As is suggested by these descriptions, financial advice is generally intended to be implemented
immediately. In contrast, financial plans are usually implemented in stages. An important aspect of
financial planning is the ongoing assessment and revisions to the strategies as goals are achieved and
circumstances change.

Is the current regulatory scheme governing those who engage in financial planning and/or the giving of financial advice adequate?

Financial advising within the life insurance industry is rigorously and thoroughly regulated. Advice about life insurance products is provided by advisors who are licensed in Ontario as life agents.

Provincial statutes establish entry-level proficiency standards for advisors as well as ongoing requirements for continuing education and errors and omissions insurance. Other provincial statutes establish market conduct standards for things such as disclosure and fair practices. To sell insurance products, an advisor must have a contract with the insurer whose product the advisor is selling.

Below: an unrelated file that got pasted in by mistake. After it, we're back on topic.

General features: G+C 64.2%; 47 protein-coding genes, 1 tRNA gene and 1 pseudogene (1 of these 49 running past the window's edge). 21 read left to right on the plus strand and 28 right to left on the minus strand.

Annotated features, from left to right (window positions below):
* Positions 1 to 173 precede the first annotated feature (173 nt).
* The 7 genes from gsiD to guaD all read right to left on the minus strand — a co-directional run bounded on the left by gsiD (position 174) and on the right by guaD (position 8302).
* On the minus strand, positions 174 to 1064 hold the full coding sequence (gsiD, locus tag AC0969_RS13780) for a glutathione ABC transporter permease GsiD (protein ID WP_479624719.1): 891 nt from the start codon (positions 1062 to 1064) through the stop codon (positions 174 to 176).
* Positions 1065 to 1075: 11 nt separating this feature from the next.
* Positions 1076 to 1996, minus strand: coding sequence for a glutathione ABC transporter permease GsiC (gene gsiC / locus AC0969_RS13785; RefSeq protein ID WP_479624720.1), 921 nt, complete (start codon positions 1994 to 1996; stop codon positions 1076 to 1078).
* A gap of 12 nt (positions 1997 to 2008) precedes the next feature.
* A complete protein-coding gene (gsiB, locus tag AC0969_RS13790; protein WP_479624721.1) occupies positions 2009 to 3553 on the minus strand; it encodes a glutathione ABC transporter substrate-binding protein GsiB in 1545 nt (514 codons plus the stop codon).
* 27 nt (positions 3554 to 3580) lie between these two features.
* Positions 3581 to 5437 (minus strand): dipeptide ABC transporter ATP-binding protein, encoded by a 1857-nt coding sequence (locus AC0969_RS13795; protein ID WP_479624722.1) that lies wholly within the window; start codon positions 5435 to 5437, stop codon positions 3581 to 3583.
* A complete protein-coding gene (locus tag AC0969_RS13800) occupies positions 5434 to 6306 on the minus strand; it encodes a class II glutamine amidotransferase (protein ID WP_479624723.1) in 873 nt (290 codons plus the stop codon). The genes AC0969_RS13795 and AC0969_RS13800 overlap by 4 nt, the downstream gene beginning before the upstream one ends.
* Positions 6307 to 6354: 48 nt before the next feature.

Under Ontario Regulation 347/04 Agents, each insurer is required to have procedures that are reasonably designed to ensure that the advisors it authorizes to sell its products comply with the Insurance Act and related regulations and are suitable to carry on business (see Section 12). CLHIA Guideline G8 Advisor Suitability provides detailed advice on assessing the suitability of advisors. Among other things, suitability involves having the general and technical knowledge required to provide sound advice and recommend products suited to the needs of the customer.

The situation related to financial planning is quite a bit different. Financial planning has matured as a